Dr Fauci to go hiking on Memorial Day as he urges Americans to 'go out' while maintaining social distancing

Dr Anthony Fauci advised Americans to wear face masks and maintain a six-feet distance while staying outdoors


                            Dr Fauci to go hiking on Memorial Day as he urges Americans to 'go out' while maintaining social distancing
(Getty Images)

Dr Anthony Fauci, a member of the White House Coronavirus Task Force, has plans for the Memorial Day weekend. The expert will indulge in some time outdoors hiking as he takes a break from coronavirus. He is also encouraging Americans to head out as, but only after taking precautions. On Memorial Day, many cities are coming back to life. Authorities are loosening restrictions on the weekend, opening up a few parks, restaurants, and beaches. 

"Memorial Day, it's a very important holiday. Hopefully the sun will be out. We'll be having people who want to get out there and get fresh air. You can do that. We're not telling people to just lock in unless you're in a situation where you have a major outbreak going on, we don't have too much of that right now in the country," Fauci told CNN's global coronavirus town hall. But he added that people should wear a mask, stay six feet away from anyone outdoors. "Go for a run. Go for a walk. Go fishing -- as long as you're not in a crowd and you're not in a situation where you can physically transmit the virus," Fauci added.

Authorities are loosening restrictions on the weekend, opening up a few parks, restaurants, and beaches (Getty Images)

Other experts think by adopting these precautions, Americans can lower their risks of contracting and spreading the disease outdoors. This is because the open air makes it harder for the virus floating in respiratory droplets to reach more people, Cyrus Shahpar, a director at Resolve to Save Lives, told Vox. He also added that it is easier to practice social distancing outdoors than in closed spaces.

The current data suggest that confined indoor spaces provide the perfect conditions for the virus to infect a large group of people. The Centers for Disease Control and Prevention (CDC) tracked 53 infections and two deaths to a choir practice in Washington. The federal health agency also said a cluster of about 35 cases emerged from a church gathering in rural Arkansas. More recently, South Korean researchers linked 112 infections to a dance workshop. All the clusters have one thing in common: mass gatherings in indoor spaces.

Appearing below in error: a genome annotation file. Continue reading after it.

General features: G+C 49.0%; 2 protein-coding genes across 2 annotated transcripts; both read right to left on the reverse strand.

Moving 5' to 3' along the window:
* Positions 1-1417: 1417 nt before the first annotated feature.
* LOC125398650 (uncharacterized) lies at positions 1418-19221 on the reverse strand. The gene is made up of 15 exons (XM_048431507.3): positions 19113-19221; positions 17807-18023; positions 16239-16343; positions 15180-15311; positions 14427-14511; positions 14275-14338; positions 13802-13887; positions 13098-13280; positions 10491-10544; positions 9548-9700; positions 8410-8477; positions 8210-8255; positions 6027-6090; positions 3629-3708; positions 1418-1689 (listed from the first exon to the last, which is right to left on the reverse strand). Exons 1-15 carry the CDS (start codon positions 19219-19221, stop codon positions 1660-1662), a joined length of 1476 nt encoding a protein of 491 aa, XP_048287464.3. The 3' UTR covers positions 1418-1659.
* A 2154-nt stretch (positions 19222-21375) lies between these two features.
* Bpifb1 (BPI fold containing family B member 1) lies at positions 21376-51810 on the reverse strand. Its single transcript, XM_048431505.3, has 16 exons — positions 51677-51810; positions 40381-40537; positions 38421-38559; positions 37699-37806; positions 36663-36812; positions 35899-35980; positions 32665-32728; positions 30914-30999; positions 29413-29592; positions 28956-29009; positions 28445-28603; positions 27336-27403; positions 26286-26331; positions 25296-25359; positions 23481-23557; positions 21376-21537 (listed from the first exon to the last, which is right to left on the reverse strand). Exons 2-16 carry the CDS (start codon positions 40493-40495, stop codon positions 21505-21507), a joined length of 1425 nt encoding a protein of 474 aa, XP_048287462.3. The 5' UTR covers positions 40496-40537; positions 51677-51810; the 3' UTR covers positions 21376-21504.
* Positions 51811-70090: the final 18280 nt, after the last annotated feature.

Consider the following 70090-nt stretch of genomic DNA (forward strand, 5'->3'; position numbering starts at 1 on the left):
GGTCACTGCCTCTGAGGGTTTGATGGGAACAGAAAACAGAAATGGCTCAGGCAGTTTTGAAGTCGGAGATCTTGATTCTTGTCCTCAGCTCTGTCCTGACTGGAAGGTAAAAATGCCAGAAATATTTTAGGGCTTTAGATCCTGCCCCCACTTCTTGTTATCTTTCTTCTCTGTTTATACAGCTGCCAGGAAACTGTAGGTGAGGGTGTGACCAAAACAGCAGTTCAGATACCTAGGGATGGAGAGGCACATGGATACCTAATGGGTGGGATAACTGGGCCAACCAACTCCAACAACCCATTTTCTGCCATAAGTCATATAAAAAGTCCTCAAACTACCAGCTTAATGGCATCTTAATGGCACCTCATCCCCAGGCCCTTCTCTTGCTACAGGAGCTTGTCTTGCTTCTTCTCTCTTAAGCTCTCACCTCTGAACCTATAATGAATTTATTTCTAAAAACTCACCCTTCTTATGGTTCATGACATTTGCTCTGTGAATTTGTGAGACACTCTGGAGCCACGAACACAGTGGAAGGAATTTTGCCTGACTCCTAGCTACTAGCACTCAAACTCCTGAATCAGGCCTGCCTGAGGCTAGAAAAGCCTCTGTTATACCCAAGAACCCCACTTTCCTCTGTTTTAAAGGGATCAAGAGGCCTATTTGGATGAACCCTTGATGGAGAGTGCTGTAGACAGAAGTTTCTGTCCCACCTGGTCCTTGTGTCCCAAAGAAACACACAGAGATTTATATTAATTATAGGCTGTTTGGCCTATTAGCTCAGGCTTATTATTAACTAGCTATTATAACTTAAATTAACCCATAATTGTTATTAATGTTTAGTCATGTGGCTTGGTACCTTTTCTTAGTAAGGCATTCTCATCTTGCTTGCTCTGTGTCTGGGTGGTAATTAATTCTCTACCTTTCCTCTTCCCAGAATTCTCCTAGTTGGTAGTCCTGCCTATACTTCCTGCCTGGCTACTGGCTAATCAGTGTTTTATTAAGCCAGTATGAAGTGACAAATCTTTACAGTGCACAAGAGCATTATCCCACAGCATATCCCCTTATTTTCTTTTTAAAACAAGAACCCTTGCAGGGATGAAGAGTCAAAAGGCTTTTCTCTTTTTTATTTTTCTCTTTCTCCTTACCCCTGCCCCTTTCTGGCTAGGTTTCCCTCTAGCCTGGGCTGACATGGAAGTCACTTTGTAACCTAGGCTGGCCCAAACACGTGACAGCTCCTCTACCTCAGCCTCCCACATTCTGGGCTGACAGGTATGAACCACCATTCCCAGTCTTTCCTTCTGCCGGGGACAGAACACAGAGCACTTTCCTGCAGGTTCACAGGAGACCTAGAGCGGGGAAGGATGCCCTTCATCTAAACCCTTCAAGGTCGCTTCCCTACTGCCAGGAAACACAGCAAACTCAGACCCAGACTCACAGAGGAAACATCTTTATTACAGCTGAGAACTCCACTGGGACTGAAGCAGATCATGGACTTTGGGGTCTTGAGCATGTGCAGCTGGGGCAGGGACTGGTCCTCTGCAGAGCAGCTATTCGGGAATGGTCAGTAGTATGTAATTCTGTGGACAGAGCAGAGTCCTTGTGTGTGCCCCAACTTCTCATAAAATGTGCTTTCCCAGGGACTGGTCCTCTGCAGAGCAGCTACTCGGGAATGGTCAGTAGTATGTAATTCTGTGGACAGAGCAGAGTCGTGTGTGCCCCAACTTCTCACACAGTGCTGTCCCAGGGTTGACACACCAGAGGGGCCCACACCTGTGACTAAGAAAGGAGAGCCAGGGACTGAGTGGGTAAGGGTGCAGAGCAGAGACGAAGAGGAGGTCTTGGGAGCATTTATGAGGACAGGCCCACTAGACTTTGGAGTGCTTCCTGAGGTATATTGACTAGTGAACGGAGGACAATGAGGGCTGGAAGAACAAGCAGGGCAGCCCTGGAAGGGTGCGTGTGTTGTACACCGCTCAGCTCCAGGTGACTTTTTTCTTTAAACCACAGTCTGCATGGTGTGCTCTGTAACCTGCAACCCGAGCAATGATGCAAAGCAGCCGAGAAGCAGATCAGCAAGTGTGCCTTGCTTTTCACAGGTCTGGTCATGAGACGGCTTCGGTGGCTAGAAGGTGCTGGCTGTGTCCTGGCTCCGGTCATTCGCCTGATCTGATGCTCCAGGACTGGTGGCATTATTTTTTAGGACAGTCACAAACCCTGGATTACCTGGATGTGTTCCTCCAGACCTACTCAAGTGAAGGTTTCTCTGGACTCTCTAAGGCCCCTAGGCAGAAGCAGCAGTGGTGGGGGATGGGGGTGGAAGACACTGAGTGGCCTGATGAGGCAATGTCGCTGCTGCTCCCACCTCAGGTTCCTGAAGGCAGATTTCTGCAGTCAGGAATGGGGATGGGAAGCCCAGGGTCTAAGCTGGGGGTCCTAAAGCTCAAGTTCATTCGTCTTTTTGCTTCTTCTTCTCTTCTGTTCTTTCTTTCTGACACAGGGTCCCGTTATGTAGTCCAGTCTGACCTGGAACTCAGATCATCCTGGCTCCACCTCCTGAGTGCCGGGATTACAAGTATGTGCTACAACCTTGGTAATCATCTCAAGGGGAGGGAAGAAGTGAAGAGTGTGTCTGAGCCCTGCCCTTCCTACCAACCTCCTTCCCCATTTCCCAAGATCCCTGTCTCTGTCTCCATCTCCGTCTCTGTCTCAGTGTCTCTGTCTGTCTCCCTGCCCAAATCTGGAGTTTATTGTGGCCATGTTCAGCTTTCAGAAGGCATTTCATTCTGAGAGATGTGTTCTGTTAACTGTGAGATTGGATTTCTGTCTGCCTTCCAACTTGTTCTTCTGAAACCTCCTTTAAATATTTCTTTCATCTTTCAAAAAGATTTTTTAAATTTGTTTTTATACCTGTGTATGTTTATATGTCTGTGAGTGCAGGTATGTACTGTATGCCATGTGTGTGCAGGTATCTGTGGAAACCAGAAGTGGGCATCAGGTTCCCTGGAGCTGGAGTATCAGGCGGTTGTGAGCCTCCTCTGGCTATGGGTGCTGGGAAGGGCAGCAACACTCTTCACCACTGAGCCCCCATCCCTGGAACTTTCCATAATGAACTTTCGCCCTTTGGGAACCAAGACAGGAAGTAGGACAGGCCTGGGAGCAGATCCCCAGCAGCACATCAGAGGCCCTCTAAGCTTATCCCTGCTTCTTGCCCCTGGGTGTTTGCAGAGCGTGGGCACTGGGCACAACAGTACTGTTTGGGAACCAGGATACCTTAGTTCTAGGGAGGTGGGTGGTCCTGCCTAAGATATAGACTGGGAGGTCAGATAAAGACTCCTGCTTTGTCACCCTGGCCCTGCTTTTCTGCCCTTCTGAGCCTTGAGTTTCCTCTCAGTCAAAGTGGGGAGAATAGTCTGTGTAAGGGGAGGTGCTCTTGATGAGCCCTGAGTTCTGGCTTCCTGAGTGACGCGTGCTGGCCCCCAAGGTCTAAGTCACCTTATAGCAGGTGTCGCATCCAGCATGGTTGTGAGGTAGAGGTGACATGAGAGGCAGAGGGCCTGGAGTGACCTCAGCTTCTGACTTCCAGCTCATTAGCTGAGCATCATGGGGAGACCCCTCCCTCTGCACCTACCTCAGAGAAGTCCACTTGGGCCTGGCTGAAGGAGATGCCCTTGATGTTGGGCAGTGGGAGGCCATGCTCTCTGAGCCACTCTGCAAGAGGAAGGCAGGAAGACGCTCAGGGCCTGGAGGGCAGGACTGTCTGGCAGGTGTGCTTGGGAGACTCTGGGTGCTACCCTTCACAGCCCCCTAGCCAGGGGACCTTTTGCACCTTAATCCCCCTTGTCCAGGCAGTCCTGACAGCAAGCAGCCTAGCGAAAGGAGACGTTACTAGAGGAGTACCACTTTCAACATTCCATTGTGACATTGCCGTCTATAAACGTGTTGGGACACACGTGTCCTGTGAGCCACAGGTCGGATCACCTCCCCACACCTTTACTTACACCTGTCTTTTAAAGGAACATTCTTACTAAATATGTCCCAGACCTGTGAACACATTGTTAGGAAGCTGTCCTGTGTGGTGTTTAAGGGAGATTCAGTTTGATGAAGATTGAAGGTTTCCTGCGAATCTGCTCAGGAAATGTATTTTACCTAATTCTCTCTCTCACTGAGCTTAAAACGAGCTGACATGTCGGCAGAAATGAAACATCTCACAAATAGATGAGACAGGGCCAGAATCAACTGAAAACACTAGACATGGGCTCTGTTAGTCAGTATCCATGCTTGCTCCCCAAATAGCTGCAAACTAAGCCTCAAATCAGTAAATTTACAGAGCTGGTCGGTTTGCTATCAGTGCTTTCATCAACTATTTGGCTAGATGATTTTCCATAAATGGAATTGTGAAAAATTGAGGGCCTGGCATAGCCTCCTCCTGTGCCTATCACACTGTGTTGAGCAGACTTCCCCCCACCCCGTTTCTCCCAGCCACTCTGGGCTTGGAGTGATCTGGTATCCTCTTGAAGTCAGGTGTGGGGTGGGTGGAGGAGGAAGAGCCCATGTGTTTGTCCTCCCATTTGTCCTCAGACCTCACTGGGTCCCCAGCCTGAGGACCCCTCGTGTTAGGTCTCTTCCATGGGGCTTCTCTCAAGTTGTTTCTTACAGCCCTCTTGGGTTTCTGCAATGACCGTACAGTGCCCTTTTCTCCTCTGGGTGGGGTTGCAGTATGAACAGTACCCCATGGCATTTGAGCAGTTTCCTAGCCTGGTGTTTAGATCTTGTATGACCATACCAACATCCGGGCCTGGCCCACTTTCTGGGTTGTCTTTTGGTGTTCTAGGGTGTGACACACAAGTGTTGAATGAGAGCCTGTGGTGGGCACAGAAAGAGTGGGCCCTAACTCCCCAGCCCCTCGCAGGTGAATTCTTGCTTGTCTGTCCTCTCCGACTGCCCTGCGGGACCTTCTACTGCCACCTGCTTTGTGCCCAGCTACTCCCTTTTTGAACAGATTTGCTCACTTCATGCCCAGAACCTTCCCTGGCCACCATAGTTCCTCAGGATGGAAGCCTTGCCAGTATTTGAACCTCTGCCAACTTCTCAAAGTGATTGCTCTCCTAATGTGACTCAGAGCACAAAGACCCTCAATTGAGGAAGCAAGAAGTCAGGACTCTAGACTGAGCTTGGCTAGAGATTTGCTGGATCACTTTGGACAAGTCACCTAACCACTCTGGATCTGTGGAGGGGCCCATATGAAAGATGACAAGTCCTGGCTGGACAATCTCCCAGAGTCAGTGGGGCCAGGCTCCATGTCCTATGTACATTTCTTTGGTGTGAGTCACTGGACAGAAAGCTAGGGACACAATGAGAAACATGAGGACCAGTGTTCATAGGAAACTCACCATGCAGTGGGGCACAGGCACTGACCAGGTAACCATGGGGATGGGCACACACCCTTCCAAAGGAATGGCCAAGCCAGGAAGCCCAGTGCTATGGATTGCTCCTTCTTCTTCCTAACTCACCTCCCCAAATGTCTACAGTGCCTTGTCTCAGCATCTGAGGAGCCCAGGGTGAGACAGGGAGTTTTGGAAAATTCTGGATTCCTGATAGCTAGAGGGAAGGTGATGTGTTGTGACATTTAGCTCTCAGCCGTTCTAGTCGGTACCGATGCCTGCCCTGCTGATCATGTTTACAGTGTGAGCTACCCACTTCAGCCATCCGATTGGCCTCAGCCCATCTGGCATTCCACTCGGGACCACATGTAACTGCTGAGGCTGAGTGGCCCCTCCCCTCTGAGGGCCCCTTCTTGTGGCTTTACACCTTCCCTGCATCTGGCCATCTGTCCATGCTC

"In settings where people are clustered together in an enclosed space — that's a really good setup for spreading this infection," Dr Isaac Bogoch, an infectious diseases physician and associate professor of medicine at the University of Toronto, told NBC News. Even two studies -- which are not peer-reviewed yet-- support this theory. After investigating 318 coronavirus outbreaks in China, the team found only one happened outdoors. Another study found that an infected person has 18.7 times higher chances of passing on the virus to others in a closed environment.

Sitting at a place for a longer time can heighten the risk, as opposed to just walking or passing by, expert (Getty Images)

Though scientists have not found concrete evidence to link cluster outbreaks to outdoor spaces, they are not ruling out the possibility. "It seems to be a low-risk setting, but that doesn't mean there is no risk," Bogoch added. For instance, sitting at a place for a longer time can heighten the risk, as opposed to just walking or passing by, Shan Soe-Lin, a lecturer at the Yale Jackson Institute for Global Affairs, told The New York Times.

The safest option, however, is to stay at home. While out, Bogoch recommends practicing proper social distancing, which means staying at least 6 feet apart from others. Maintaining hand hygiene and wearing a mask in crowded outdoor spaces may lower risks. “If we now go back to the old normal and don’t follow the social distancing strategy anymore, it’s like a ticking time bomb,” Peter Jüni, an epidemiologist at the University of Toronto and St. Michael’s Hospital, told New York Times. “You never know where it blows up and when."

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